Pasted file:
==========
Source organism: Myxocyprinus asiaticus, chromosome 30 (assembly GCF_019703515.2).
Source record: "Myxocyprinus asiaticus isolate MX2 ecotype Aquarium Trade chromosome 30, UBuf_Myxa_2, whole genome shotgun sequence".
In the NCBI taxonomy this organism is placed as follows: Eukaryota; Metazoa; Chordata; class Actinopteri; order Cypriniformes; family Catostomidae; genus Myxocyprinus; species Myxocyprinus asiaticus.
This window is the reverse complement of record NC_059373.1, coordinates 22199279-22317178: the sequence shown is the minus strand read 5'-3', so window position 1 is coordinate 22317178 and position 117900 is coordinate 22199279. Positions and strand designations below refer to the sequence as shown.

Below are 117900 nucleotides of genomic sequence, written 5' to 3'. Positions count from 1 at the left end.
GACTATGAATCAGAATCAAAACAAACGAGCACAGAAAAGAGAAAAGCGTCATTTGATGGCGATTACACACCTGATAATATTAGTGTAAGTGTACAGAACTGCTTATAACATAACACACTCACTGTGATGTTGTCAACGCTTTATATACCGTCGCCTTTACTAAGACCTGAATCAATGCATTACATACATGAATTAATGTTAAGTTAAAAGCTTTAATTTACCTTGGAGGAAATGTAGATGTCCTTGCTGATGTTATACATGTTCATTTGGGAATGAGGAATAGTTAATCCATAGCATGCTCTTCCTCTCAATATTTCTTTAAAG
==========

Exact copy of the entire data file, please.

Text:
Source organism: Myxocyprinus asiaticus, chromosome 30 (assembly GCF_019703515.2).
Source record: "Myxocyprinus asiaticus isolate MX2 ecotype Aquarium Trade chromosome 30, UBuf_Myxa_2, whole genome shotgun sequence".
In the NCBI taxonomy this organism is placed as follows: Eukaryota; Metazoa; Chordata; class Actinopteri; order Cypriniformes; family Catostomidae; genus Myxocyprinus; species Myxocyprinus asiaticus.
This window is the reverse complement of record NC_059373.1, coordinates 22199279-22317178: the sequence shown is the minus strand read 5'-3', so window position 1 is coordinate 22317178 and position 117900 is coordinate 22199279. Positions and strand designations below refer to the sequence as shown.

Below are 117900 nucleotides of genomic sequence, written 5' to 3'. Positions count from 1 at the left end.
GACTATGAATCAGAATCAAAACAAACGAGCACAGAAAAGAGAAAAGCGTCATTTGATGGCGATTACACACCTGATAATATTAGTGTAAGTGTACAGAACTGCTTATAACATAACACACTCACTGTGATGTTGTCAACGCTTTATATACCGTCGCCTTTACTAAGACCTGAATCAATGCATTACATACATGAATTAATGTTAAGTTAAAAGCTTTAATTTACCTTGGAGGAAATGTAGATGTCCTTGCTGATGTTATACATGTTCATTTGGGAATGAGGAATAGTTAATCCATAGCATGCTCTTCCTCTCAATATTTCTTTAAAG